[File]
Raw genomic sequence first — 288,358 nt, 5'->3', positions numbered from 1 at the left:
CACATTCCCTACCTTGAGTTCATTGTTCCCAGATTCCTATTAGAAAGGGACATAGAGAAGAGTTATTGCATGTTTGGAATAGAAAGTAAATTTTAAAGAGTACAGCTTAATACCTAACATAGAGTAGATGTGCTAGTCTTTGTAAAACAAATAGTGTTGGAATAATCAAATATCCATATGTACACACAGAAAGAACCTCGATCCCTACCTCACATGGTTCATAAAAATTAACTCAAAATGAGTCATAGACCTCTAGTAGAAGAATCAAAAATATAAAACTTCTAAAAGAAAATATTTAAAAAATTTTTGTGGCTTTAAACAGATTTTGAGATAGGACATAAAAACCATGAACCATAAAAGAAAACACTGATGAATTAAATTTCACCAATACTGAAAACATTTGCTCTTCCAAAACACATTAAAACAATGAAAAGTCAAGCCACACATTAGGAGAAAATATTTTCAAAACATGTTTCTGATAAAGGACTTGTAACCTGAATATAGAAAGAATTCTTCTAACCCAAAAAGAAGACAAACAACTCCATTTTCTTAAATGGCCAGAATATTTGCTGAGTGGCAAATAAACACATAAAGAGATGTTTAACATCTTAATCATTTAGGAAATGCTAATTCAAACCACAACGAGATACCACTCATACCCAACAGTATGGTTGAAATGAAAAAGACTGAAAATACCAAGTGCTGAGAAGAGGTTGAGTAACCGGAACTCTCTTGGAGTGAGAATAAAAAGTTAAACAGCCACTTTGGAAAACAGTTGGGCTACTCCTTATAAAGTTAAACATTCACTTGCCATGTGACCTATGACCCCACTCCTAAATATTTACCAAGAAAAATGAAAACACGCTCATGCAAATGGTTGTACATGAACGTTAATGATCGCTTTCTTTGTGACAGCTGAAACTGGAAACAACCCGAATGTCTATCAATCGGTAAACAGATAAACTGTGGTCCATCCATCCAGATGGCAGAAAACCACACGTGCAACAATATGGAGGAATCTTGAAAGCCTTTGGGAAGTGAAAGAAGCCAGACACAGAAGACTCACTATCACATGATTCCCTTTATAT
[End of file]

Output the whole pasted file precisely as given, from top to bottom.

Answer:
Raw genomic sequence first — 288,358 nt, 5'->3', positions numbered from 1 at the left:
CACATTCCCTACCTTGAGTTCATTGTTCCCAGATTCCTATTAGAAAGGGACATAGAGAAGAGTTATTGCATGTTTGGAATAGAAAGTAAATTTTAAAGAGTACAGCTTAATACCTAACATAGAGTAGATGTGCTAGTCTTTGTAAAACAAATAGTGTTGGAATAATCAAATATCCATATGTACACACAGAAAGAACCTCGATCCCTACCTCACATGGTTCATAAAAATTAACTCAAAATGAGTCATAGACCTCTAGTAGAAGAATCAAAAATATAAAACTTCTAAAAGAAAATATTTAAAAAATTTTTGTGGCTTTAAACAGATTTTGAGATAGGACATAAAAACCATGAACCATAAAAGAAAACACTGATGAATTAAATTTCACCAATACTGAAAACATTTGCTCTTCCAAAACACATTAAAACAATGAAAAGTCAAGCCACACATTAGGAGAAAATATTTTCAAAACATGTTTCTGATAAAGGACTTGTAACCTGAATATAGAAAGAATTCTTCTAACCCAAAAAGAAGACAAACAACTCCATTTTCTTAAATGGCCAGAATATTTGCTGAGTGGCAAATAAACACATAAAGAGATGTTTAACATCTTAATCATTTAGGAAATGCTAATTCAAACCACAACGAGATACCACTCATACCCAACAGTATGGTTGAAATGAAAAAGACTGAAAATACCAAGTGCTGAGAAGAGGTTGAGTAACCGGAACTCTCTTGGAGTGAGAATAAAAAGTTAAACAGCCACTTTGGAAAACAGTTGGGCTACTCCTTATAAAGTTAAACATTCACTTGCCATGTGACCTATGACCCCACTCCTAAATATTTACCAAGAAAAATGAAAACACGCTCATGCAAATGGTTGTACATGAACGTTAATGATCGCTTTCTTTGTGACAGCTGAAACTGGAAACAACCCGAATGTCTATCAATCGGTAAACAGATAAACTGTGGTCCATCCATCCAGATGGCAGAAAACCACACGTGCAACAATATGGAGGAATCTTGAAAGCCTTTGGGAAGTGAAAGAAGCCAGACACAGAAGACTCACTATCACATGATTCCCTTTATAT